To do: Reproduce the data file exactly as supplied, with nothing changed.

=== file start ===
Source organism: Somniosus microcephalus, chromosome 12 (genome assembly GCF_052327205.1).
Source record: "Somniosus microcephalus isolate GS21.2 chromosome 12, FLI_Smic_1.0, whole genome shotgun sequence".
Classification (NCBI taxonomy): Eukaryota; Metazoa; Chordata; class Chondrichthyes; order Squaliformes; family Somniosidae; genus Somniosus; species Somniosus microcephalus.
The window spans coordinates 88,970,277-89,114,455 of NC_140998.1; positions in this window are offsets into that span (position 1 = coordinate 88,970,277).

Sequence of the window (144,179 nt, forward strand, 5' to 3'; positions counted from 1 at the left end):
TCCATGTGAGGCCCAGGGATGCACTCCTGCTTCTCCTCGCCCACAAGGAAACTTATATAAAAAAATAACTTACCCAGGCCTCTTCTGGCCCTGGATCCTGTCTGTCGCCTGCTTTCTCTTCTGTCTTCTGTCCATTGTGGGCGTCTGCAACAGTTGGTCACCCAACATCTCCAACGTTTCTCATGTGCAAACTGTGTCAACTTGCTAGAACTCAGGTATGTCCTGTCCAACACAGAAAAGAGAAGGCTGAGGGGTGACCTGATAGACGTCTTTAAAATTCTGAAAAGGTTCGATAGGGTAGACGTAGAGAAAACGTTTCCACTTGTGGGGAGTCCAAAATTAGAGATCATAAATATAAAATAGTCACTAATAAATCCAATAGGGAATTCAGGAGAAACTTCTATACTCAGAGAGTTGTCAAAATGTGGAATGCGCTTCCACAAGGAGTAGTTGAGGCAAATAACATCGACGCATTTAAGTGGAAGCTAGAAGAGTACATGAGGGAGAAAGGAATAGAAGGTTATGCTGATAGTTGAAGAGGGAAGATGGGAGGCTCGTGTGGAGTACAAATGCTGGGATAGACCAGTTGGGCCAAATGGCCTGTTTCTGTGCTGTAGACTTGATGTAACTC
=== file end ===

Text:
Source organism: Somniosus microcephalus, chromosome 12 (genome assembly GCF_052327205.1).
Source record: "Somniosus microcephalus isolate GS21.2 chromosome 12, FLI_Smic_1.0, whole genome shotgun sequence".
Classification (NCBI taxonomy): Eukaryota; Metazoa; Chordata; class Chondrichthyes; order Squaliformes; family Somniosidae; genus Somniosus; species Somniosus microcephalus.
The window spans coordinates 88,970,277-89,114,455 of NC_140998.1; positions in this window are offsets into that span (position 1 = coordinate 88,970,277).

Sequence of the window (144,179 nt, forward strand, 5' to 3'; positions counted from 1 at the left end):
TCCATGTGAGGCCCAGGGATGCACTCCTGCTTCTCCTCGCCCACAAGGAAACTTATATAAAAAAATAACTTACCCAGGCCTCTTCTGGCCCTGGATCCTGTCTGTCGCCTGCTTTCTCTTCTGTCTTCTGTCCATTGTGGGCGTCTGCAACAGTTGGTCACCCAACATCTCCAACGTTTCTCATGTGCAAACTGTGTCAACTTGCTAGAACTCAGGTATGTCCTGTCCAACACAGAAAAGAGAAGGCTGAGGGGTGACCTGATAGACGTCTTTAAAATTCTGAAAAGGTTCGATAGGGTAGACGTAGAGAAAACGTTTCCACTTGTGGGGAGTCCAAAATTAGAGATCATAAATATAAAATAGTCACTAATAAATCCAATAGGGAATTCAGGAGAAACTTCTATACTCAGAGAGTTGTCAAAATGTGGAATGCGCTTCCACAAGGAGTAGTTGAGGCAAATAACATCGACGCATTTAAGTGGAAGCTAGAAGAGTACATGAGGGAGAAAGGAATAGAAGGTTATGCTGATAGTTGAAGAGGGAAGATGGGAGGCTCGTGTGGAGTACAAATGCTGGGATAGACCAGTTGGGCCAAATGGCCTGTTTCTGTGCTGTAGACTTGATGTAACTC